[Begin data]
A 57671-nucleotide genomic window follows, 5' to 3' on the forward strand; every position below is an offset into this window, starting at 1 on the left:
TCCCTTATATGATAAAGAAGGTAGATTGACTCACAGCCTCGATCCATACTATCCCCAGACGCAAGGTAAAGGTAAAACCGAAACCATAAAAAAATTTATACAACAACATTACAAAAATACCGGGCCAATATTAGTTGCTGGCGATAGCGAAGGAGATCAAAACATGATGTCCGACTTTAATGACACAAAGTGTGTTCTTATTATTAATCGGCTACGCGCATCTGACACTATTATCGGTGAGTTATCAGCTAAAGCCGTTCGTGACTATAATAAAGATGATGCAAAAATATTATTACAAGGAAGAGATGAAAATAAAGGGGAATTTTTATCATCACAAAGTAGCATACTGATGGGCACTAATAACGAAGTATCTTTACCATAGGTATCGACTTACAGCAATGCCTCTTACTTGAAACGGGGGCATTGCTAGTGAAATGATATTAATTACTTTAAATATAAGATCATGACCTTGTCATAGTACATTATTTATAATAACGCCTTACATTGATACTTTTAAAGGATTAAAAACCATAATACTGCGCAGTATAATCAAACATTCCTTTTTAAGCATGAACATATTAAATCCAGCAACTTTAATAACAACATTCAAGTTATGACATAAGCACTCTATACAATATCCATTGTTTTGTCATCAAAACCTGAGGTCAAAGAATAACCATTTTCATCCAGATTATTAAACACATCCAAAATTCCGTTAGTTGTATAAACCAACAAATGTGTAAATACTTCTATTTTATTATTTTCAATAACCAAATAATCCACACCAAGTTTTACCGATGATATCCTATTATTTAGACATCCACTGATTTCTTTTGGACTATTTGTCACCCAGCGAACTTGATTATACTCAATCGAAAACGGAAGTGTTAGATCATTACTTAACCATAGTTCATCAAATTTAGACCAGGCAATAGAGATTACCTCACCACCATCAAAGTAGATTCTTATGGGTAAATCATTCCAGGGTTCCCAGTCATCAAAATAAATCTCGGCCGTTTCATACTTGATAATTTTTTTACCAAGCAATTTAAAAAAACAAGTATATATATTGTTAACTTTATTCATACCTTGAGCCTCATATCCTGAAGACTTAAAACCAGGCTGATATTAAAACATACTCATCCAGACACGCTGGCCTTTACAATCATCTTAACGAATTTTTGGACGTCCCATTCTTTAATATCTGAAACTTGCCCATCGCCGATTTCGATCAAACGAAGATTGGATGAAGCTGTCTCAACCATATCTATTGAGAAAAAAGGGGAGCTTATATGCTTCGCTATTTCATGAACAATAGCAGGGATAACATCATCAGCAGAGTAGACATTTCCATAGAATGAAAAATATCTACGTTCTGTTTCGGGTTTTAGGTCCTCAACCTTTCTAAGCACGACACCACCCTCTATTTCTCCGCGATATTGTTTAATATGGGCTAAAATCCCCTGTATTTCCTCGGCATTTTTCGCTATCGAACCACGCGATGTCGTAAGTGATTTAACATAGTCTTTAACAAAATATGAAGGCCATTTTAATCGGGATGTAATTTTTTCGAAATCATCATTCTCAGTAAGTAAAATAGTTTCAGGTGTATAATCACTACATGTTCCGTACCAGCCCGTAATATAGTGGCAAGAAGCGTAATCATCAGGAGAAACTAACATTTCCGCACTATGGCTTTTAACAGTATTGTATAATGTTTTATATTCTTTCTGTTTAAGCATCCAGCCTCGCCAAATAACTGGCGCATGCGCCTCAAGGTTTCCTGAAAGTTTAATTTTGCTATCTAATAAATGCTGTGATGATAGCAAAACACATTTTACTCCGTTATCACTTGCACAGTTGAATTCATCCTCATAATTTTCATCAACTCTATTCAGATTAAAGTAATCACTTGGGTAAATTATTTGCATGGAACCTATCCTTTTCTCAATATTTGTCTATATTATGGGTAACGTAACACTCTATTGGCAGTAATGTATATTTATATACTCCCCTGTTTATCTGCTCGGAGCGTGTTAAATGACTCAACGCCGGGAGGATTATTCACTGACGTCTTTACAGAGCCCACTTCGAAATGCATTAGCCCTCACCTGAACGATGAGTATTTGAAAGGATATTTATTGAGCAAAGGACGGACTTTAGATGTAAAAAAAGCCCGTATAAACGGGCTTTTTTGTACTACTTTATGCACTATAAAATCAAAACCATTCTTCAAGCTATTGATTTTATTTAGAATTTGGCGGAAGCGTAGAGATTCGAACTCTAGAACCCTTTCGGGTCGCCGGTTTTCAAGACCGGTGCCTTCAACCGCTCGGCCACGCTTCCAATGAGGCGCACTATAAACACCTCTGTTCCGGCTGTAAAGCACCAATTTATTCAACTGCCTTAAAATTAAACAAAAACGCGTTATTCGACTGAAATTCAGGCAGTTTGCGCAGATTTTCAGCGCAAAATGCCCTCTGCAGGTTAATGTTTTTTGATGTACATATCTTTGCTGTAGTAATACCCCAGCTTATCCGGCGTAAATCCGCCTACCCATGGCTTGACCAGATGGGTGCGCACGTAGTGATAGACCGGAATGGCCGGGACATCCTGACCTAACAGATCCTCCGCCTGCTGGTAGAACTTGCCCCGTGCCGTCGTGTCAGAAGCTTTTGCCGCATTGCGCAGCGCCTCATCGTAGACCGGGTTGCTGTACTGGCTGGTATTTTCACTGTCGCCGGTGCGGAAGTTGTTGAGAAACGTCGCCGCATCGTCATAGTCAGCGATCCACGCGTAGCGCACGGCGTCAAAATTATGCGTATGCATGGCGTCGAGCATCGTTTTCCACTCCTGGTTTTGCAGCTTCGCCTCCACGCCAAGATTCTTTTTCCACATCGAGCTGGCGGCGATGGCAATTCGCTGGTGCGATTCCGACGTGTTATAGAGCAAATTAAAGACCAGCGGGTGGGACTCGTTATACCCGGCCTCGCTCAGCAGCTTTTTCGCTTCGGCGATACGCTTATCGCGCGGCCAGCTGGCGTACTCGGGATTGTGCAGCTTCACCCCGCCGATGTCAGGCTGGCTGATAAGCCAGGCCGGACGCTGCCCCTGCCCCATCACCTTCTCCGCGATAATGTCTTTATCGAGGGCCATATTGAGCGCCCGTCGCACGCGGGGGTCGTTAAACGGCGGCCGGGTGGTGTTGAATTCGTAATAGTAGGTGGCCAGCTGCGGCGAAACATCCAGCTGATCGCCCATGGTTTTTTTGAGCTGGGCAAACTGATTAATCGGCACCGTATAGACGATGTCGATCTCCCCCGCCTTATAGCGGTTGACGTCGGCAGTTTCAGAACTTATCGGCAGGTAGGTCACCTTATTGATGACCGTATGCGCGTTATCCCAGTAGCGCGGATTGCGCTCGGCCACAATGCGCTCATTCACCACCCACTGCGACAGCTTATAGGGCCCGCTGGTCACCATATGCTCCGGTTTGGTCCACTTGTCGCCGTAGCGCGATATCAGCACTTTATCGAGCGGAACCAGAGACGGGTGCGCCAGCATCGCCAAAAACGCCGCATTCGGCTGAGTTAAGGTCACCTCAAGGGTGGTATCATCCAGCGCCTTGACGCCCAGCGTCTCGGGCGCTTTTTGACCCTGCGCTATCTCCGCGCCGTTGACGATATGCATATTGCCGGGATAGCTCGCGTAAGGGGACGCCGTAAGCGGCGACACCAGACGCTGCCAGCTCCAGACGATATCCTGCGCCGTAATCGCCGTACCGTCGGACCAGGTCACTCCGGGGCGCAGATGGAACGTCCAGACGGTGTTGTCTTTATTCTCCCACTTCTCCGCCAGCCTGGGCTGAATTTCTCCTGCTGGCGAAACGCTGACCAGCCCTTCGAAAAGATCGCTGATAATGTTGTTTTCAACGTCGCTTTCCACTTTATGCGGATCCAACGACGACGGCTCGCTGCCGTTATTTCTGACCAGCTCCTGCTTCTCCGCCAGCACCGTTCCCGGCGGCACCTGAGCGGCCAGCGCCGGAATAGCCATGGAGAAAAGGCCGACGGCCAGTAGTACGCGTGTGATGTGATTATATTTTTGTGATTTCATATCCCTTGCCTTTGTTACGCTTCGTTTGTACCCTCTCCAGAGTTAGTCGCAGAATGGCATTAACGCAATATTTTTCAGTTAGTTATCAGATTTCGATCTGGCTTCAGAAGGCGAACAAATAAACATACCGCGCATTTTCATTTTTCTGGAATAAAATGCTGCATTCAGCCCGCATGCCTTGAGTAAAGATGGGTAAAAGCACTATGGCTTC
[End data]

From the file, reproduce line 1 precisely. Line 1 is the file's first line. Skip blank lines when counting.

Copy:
A 57671-nucleotide genomic window follows, 5' to 3' on the forward strand; every position below is an offset into this window, starting at 1 on the left: